Ari headshot
Ari Weinzweig
Co-Founding Partner at Zingerman's | + posts

In 1982, Ari Weinzweig, along with his partner Paul Saginaw, founded Zingerman’s Delicatessen with a $20,000 bank loan, a Russian History degree from the University of Michigan, 4 years of experience washing dishes, cooking and managing in restaurant kitchens and chutzpah from his hometown of Chicago. They opened the doors with 2 employees and a small selection of specialty foods and exceptional sandwiches.

Today, Zingerman’s Delicatessen is a nationally renowned food icon and the Zingerman’s Community of Businesses has grown to 10 businesses with over 750 employees and over $55 million in annual revenue. Aside from the Delicatessen, these businesses include Zingerman’s Bakehouse, Coffee Company, Creamery, Roadhouse, Mail Order, ZingTrain, Candy Manufactory, Cornman Farms and a Korean restaurant that is scheduled to open in 2016. No two businesses in the Zingerman’s Community of Businesses are alike but they all share the same Vision and Guiding Principles and deliver “The Zingerman’s Experience” with passion and commitment.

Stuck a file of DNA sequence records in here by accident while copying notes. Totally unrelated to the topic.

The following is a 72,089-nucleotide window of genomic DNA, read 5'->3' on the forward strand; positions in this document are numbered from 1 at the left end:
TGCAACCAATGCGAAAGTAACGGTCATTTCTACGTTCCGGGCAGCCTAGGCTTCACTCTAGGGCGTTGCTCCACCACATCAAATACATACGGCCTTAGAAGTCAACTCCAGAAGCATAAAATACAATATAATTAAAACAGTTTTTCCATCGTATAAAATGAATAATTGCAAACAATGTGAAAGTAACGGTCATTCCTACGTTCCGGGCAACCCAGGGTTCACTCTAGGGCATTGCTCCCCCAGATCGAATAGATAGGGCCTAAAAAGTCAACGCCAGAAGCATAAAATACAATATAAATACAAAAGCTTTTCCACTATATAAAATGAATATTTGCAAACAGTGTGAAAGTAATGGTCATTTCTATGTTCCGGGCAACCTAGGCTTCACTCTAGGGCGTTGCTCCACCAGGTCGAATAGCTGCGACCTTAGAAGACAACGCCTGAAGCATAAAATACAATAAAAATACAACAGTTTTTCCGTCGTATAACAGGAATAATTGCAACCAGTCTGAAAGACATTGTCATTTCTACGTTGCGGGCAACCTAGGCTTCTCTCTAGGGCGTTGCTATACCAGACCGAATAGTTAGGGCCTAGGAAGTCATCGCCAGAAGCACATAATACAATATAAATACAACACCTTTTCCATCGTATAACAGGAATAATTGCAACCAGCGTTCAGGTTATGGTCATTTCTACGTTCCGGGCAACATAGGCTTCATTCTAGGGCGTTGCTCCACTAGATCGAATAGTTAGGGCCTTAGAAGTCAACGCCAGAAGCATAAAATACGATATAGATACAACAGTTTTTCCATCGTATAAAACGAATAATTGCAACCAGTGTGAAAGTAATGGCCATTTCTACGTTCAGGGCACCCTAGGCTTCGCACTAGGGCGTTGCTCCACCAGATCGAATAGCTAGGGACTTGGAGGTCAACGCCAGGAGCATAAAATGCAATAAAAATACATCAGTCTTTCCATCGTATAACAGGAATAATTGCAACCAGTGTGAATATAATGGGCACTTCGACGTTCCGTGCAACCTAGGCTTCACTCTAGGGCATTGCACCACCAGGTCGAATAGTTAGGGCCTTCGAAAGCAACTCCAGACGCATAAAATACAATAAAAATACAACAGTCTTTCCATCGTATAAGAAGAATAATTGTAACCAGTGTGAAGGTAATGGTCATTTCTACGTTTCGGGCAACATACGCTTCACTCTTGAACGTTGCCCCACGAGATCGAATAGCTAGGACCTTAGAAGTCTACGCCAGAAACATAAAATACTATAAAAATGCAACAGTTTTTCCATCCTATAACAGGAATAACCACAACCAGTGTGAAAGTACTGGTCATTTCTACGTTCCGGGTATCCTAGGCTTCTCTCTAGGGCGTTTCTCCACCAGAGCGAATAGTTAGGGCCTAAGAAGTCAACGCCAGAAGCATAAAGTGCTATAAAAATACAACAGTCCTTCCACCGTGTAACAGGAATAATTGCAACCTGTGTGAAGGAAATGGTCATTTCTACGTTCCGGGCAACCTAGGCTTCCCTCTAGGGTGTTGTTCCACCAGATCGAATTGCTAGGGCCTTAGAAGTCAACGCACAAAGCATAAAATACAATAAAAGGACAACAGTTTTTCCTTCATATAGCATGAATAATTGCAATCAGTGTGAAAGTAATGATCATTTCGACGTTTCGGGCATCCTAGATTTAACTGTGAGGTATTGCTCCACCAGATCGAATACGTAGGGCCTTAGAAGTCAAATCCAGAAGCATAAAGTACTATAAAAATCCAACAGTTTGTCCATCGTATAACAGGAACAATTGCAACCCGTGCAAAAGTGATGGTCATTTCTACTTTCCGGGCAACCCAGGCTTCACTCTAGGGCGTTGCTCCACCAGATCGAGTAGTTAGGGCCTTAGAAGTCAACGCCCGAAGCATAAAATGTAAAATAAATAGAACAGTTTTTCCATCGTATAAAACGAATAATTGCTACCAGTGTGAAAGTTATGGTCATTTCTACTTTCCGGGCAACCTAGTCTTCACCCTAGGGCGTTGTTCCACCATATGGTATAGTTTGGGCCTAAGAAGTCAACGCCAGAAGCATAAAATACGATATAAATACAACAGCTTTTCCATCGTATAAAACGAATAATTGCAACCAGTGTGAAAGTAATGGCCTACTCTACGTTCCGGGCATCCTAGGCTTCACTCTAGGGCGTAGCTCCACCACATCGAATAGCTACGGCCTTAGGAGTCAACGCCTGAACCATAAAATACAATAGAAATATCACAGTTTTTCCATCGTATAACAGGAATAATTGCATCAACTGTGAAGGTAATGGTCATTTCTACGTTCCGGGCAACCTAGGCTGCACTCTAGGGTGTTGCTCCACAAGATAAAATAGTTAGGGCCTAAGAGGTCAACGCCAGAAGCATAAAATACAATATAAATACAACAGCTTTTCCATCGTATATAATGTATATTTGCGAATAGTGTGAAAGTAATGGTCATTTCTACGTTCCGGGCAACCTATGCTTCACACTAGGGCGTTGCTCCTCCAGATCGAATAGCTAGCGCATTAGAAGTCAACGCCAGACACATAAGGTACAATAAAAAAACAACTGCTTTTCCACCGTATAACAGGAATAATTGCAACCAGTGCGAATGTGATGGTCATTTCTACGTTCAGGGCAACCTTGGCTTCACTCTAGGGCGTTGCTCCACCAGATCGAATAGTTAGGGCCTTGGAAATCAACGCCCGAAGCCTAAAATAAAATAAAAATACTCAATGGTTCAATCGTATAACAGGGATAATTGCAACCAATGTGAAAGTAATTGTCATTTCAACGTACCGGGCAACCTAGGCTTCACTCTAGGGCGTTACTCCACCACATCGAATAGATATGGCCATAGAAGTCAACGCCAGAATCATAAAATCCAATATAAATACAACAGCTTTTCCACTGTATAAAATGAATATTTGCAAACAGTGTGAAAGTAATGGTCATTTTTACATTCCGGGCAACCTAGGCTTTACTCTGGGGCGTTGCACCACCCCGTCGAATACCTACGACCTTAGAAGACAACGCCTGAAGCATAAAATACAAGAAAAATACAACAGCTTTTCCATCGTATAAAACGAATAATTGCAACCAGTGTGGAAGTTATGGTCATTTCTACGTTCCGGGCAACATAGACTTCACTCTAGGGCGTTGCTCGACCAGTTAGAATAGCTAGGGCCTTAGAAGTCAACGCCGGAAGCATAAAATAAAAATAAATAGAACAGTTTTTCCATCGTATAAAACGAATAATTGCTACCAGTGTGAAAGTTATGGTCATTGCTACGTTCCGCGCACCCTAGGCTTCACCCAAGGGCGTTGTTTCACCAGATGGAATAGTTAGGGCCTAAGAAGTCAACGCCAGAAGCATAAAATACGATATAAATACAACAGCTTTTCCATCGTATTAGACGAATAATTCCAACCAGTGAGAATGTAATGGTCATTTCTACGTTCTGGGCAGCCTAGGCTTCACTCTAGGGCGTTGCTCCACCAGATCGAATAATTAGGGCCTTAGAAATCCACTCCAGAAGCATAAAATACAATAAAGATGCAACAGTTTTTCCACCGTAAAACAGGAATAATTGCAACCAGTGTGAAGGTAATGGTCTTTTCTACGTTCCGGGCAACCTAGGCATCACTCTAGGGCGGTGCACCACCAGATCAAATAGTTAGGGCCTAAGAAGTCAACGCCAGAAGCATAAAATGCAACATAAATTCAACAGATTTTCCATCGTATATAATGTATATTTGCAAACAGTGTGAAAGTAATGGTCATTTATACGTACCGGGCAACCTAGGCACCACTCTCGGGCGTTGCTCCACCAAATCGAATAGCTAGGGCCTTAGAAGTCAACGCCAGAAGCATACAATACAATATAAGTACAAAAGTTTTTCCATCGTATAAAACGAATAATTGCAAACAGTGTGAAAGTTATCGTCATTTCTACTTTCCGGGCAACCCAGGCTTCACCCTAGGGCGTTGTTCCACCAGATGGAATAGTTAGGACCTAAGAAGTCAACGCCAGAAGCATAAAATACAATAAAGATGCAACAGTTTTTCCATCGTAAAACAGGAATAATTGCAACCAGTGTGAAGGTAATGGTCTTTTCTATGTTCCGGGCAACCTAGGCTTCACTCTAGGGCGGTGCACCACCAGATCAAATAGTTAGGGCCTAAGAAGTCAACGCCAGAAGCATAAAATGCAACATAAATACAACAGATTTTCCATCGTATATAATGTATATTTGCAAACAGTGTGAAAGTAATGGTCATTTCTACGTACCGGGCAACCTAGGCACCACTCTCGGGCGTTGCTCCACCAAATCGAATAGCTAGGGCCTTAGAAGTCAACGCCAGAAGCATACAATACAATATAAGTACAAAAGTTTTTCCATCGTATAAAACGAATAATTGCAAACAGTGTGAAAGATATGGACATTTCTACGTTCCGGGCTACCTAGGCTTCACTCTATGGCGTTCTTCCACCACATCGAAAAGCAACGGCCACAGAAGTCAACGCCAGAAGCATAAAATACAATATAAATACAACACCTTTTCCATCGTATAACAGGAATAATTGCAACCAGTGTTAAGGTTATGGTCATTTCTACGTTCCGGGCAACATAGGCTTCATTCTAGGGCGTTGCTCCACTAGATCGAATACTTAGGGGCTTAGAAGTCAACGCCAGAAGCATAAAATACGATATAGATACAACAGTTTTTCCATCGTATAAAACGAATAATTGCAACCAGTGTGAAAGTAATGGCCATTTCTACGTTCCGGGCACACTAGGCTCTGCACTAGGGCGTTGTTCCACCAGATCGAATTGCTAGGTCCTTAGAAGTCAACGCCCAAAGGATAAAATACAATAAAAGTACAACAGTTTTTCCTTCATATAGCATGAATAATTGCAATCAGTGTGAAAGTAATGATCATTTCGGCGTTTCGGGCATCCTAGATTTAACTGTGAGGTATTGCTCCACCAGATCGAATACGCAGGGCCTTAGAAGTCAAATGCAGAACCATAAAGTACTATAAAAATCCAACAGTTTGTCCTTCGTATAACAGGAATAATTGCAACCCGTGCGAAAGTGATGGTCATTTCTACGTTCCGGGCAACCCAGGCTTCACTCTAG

Besides being the Co-Founding Partner and being actively engaged in some aspect of the day-to-day operations and governance of nearly every business in the Zingerman’s Community, Ari Weinzweig is also a prolific writer. His most recent publications are the first 4 of his 6 book series Zingerman’s Guide to Good Leading Series: A Lapsed Anarchist’s Approach to Building a Great Business (Part 1), Being a Better Leader (Part 2), Managing Ourselves (Part 3) and the newly-released Part 4, The Power of Beliefs in Business. Earlier books include the Zingerman’s Guides to Giving Great Service, Better Bacon, Good Eating, Good Olive Oil, Good Vinegar and Good Parmigiano-Reggiano.